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Covalent modification and site-directed mutagenesis of an active site tryptophan of human prostatic acid phosphatase.

Zhang Z., Ostanin K., Van Etten R.L.

Because tryptophans are found as part of the phosphate binding sites in a number of proteins, human prostatic acid phosphatase (hPAP) was examined for the presence and the role of essential tryptophan residues. The pH dependence of the intrinsic fluorescence of hPAP resembled the kinetic pH dependence. Chemical modification by N-bromosuccinimide (NBS) resulted in an inactivation of the enzyme and produced a characteristic reduction of the protein absorbance at 280 nm. Two tryptophans per subunit were modified, and this was accompanied by an apparently complete loss of enzymatic activity. In the presence of the competitive inhibitor L-(+)-tartrate, the loss of enzyme activity was significantly reduced as compared to the rate of tryptophan modification. After labeling the protein with 2,4-dinitrophenylsulfenyl chloride (DNPS-Cl), two tryptic peptides containing DNPS-labeled tryptophans were isolated and the sequences were identified by amino acid sequence analysis and mass spectroscopy. One peptide corresponded to residues 172-176, and included Trp174. The other corresponded to the C-terminal sequence, including Trp336. It was concluded that Trp174 was at the active site of the human enzyme because it was protected by the competitive inhibitor tartrate in the DNPS-Cl modification studies. This is also consistent with the location of a homologous residue in the structure of the rat enzyme. Using site-directed mutagenesis, Trp174 was replaced by Phe or Leu. Both mutants showed altered kinetic properties, including lower Km values with several aromatic substrates, and also exhibited reduced stability towards urea denaturation.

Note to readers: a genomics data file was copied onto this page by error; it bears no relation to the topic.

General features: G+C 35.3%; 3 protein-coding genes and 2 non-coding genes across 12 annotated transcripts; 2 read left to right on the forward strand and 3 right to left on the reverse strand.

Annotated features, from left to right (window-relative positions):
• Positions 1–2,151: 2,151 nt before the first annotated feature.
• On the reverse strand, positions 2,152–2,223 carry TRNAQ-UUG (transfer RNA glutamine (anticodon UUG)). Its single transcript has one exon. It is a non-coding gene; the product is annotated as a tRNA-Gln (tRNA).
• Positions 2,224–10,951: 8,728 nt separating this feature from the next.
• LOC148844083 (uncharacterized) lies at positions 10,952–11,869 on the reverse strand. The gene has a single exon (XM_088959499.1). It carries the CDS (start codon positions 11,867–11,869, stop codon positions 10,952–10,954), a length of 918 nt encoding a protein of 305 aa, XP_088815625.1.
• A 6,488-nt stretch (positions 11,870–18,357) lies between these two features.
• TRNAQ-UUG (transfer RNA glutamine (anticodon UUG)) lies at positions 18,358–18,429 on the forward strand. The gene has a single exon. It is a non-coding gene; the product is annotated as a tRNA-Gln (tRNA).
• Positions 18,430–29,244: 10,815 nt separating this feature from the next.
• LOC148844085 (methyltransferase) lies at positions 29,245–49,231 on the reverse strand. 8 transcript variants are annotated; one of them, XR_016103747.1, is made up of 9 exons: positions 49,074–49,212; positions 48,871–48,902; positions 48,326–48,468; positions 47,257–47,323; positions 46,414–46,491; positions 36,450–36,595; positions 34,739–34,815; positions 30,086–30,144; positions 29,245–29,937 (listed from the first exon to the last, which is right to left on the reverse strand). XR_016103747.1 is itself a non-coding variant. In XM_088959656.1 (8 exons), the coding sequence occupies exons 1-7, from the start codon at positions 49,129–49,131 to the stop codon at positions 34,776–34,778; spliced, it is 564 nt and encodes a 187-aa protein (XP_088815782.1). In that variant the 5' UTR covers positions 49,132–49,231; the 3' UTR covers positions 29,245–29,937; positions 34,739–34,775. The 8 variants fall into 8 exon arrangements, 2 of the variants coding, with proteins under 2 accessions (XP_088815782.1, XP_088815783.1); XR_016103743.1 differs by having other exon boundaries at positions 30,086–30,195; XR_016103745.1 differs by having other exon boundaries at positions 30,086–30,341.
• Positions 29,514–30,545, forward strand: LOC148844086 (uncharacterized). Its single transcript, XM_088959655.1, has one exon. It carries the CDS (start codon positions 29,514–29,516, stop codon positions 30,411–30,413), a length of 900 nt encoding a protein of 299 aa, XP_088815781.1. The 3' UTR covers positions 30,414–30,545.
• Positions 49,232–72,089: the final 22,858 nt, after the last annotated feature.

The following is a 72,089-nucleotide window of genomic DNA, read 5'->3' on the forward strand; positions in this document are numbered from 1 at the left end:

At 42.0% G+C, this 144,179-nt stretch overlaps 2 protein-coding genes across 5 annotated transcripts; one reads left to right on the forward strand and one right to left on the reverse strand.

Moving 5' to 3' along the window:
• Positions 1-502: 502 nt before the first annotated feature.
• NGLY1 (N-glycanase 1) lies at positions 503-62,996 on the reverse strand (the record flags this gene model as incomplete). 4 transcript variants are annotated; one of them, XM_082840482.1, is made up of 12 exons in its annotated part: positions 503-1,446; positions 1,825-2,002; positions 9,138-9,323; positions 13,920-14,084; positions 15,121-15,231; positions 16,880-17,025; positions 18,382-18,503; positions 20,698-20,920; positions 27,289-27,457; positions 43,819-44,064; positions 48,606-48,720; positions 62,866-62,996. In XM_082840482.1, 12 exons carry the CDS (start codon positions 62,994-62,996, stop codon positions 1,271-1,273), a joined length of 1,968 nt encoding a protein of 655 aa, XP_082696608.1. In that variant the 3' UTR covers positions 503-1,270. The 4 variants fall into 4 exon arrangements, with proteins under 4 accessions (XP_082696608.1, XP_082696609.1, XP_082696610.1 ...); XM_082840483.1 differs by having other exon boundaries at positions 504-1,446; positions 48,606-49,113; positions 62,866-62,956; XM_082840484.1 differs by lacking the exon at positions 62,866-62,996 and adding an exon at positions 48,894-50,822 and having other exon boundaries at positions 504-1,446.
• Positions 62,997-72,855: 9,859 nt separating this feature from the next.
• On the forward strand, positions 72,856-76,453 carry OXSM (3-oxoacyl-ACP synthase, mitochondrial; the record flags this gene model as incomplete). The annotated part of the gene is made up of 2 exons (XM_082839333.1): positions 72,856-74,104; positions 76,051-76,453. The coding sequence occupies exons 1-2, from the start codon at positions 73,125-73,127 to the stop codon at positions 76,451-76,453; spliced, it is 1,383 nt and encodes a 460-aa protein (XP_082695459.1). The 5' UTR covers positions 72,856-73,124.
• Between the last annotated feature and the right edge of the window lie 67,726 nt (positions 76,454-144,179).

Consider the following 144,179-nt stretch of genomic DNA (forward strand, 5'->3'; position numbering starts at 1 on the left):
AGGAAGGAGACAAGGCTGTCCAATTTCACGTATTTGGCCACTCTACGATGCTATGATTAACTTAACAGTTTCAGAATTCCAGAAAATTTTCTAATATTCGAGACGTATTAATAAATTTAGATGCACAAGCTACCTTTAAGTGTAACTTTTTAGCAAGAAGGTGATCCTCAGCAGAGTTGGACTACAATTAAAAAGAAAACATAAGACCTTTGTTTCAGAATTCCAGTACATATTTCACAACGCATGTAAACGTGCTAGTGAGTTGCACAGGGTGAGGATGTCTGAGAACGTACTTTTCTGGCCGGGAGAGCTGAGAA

Acta Biochim. Pol. 44:659-672(1997) [PubMed] [Europe PMC]

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